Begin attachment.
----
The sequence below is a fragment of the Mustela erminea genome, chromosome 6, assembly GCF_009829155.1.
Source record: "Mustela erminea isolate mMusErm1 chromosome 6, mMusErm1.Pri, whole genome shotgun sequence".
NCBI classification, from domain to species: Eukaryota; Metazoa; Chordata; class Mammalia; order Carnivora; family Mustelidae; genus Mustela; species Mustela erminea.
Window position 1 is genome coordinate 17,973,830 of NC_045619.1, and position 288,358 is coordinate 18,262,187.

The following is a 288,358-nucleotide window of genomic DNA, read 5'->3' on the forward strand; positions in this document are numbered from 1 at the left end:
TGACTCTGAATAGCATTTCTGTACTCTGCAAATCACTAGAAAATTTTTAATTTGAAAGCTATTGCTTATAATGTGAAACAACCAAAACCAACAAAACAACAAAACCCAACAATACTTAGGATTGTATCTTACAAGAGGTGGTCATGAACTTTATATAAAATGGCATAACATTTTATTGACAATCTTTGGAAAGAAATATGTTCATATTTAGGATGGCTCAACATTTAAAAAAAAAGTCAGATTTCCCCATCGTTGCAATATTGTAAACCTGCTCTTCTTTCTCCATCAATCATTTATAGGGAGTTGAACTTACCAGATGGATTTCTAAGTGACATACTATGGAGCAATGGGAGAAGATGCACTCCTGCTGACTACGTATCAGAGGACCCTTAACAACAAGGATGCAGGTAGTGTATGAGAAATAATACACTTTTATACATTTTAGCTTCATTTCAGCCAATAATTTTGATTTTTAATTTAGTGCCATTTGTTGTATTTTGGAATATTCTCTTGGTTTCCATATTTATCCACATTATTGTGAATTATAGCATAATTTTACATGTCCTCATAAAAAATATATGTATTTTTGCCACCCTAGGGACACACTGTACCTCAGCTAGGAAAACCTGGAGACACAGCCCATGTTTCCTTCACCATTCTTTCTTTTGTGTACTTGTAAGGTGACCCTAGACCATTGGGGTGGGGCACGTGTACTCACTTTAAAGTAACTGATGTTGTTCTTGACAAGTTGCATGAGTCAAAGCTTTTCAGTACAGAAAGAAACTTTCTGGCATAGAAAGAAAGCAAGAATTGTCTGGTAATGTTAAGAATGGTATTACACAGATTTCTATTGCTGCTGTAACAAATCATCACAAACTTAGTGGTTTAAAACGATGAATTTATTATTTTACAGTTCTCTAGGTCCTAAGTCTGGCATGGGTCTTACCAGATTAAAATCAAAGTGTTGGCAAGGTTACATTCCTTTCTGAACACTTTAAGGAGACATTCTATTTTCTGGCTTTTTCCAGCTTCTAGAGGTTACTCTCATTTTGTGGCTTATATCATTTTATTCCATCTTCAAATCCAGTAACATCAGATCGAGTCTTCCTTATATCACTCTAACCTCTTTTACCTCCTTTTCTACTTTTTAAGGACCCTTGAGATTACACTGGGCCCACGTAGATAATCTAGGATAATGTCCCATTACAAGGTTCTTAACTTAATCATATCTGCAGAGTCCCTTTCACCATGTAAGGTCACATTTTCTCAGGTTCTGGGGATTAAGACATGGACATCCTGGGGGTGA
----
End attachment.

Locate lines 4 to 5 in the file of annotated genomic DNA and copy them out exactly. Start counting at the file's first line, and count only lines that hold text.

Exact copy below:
Window position 1 is genome coordinate 17,973,830 of NC_045619.1, and position 288,358 is coordinate 18,262,187.

The following is a 288,358-nucleotide window of genomic DNA, read 5'->3' on the forward strand; positions in this document are numbered from 1 at the left end: